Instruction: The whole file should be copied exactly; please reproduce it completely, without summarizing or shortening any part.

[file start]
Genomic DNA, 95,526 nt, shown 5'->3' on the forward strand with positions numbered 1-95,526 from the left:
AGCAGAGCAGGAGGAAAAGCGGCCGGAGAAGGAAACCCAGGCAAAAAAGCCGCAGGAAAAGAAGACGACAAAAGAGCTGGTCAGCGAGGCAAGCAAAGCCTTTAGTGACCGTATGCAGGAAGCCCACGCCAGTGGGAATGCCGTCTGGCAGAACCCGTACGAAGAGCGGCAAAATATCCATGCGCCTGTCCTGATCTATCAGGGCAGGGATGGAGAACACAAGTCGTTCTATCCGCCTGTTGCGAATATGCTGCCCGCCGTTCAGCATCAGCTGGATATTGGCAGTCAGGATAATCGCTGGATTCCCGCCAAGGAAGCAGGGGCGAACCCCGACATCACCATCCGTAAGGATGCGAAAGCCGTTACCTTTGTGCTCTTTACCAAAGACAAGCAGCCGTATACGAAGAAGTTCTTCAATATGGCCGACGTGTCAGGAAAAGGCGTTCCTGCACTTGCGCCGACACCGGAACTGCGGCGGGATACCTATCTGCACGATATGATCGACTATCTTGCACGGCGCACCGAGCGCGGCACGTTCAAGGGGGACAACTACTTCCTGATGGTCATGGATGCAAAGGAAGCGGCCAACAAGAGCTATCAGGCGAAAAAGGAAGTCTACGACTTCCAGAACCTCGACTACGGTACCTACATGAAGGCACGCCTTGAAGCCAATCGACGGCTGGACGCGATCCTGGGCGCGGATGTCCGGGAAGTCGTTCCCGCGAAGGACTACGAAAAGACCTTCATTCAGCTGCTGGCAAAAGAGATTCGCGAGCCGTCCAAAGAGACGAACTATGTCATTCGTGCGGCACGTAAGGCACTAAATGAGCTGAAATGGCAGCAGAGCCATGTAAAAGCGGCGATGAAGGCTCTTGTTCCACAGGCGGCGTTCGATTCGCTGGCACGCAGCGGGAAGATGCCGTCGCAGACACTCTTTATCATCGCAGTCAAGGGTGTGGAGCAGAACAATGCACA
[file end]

Genomic DNA, 95,526 nt, shown 5'->3' on the forward strand with positions numbered 1-95,526 from the left:
AGCAGAGCAGGAGGAAAAGCGGCCGGAGAAGGAAACCCAGGCAAAAAAGCCGCAGGAAAAGAAGACGACAAAAGAGCTGGTCAGCGAGGCAAGCAAAGCCTTTAGTGACCGTATGCAGGAAGCCCACGCCAGTGGGAATGCCGTCTGGCAGAACCCGTACGAAGAGCGGCAAAATATCCATGCGCCTGTCCTGATCTATCAGGGCAGGGATGGAGAACACAAGTCGTTCTATCCGCCTGTTGCGAATATGCTGCCCGCCGTTCAGCATCAGCTGGATATTGGCAGTCAGGATAATCGCTGGATTCCCGCCAAGGAAGCAGGGGCGAACCCCGACATCACCATCCGTAAGGATGCGAAAGCCGTTACCTTTGTGCTCTTTACCAAAGACAAGCAGCCGTATACGAAGAAGTTCTTCAATATGGCCGACGTGTCAGGAAAAGGCGTTCCTGCACTTGCGCCGACACCGGAACTGCGGCGGGATACCTATCTGCACGATATGATCGACTATCTTGCACGGCGCACCGAGCGCGGCACGTTCAAGGGGGACAACTACTTCCTGATGGTCATGGATGCAAAGGAAGCGGCCAACAAGAGCTATCAGGCGAAAAAGGAAGTCTACGACTTCCAGAACCTCGACTACGGTACCTACATGAAGGCACGCCTTGAAGCCAATCGACGGCTGGACGCGATCCTGGGCGCGGATGTCCGGGAAGTCGTTCCCGCGAAGGACTACGAAAAGACCTTCATTCAGCTGCTGGCAAAAGAGATTCGCGAGCCGTCCAAAGAGACGAACTATGTCATTCGTGCGGCACGTAAGGCACTAAATGAGCTGAAATGGCAGCAGAGCCATGTAAAAGCGGCGATGAAGGCTCTTGTTCCACAGGCGGCGTTCGATTCGCTGGCACGCAGCGGGAAGATGCCGTCGCAGACACTCTTTATCATCGCAGTCAAGGGTGTGGAGCAGAACAATGCACA